Rarely are bookmakers so out of line that punters can make 10-15%, but with the odds of horses typically much bigger, there is more room for error from the odds compiler and their information regarding each race is less perfect than for each football match (they are typically unaware if a horse hasn’t eaten up, or has been working well, etc.).
Finding odds of 5.50 on a horse whose true odds should be 5.00, would give a long term yield of 10% and is probably easier to do than finding 2.20 about a 2.00 football team (also a 10% yield).
Ultimately, it comes down to personal preference, and having an interest in the sport is clearly an integral factor, as if a punter is passionate about what they are doing, they are more than likely to do better at it. To win on football, or horse racing, hard work and research is definitely required.
Betting on Other Sports
Sports such as rugby provide fantastic opportunities for the expert. They are mainstream enough for bookmakers to allow reasonable sized stakes, but not quite popular enough for there to be perfect knowledge. Those with intricate knowledge of the game and players, inside information, or early team news, can have an advantage over the competition and odds compilers.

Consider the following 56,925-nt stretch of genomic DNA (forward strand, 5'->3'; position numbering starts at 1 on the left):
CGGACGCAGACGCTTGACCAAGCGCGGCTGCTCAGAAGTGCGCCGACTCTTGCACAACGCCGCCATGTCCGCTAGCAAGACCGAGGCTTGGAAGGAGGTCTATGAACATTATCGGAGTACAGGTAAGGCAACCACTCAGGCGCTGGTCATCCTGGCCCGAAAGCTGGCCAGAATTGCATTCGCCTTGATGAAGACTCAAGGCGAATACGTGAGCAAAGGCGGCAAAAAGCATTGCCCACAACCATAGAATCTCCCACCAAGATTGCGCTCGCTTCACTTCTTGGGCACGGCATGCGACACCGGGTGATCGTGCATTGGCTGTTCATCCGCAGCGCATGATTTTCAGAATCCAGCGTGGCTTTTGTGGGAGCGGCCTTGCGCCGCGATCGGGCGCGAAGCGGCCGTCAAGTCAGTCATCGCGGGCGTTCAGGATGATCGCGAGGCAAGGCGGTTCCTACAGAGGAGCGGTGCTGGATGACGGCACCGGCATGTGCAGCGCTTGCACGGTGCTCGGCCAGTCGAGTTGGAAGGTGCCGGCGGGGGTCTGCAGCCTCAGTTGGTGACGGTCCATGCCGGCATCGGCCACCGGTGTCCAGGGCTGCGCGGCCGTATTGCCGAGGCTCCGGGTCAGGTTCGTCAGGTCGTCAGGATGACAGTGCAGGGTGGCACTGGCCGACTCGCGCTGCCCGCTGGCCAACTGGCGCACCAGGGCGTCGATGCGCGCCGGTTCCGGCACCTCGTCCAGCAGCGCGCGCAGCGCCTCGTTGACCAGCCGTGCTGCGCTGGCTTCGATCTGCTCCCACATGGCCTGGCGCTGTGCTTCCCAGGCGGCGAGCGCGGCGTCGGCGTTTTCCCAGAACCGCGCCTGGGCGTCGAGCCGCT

Oddsmakers for other sports, such as athletics, have a thankless task, as at this point, they are effectively going head-to-head with athletics betting experts, and if they are out of line with their competitors, there will soon be plenty of interest from punters.
As a result, sports like athletics have low limits, and it is difficult to make substantial profits from these events, without meticulous planning and innovative strategies. Spreading out bets into smaller stakes around betting shops, using several aliases for online betting accounts and throwing in occasional ‘mug’ bets to try and throw the betting firms off the scent.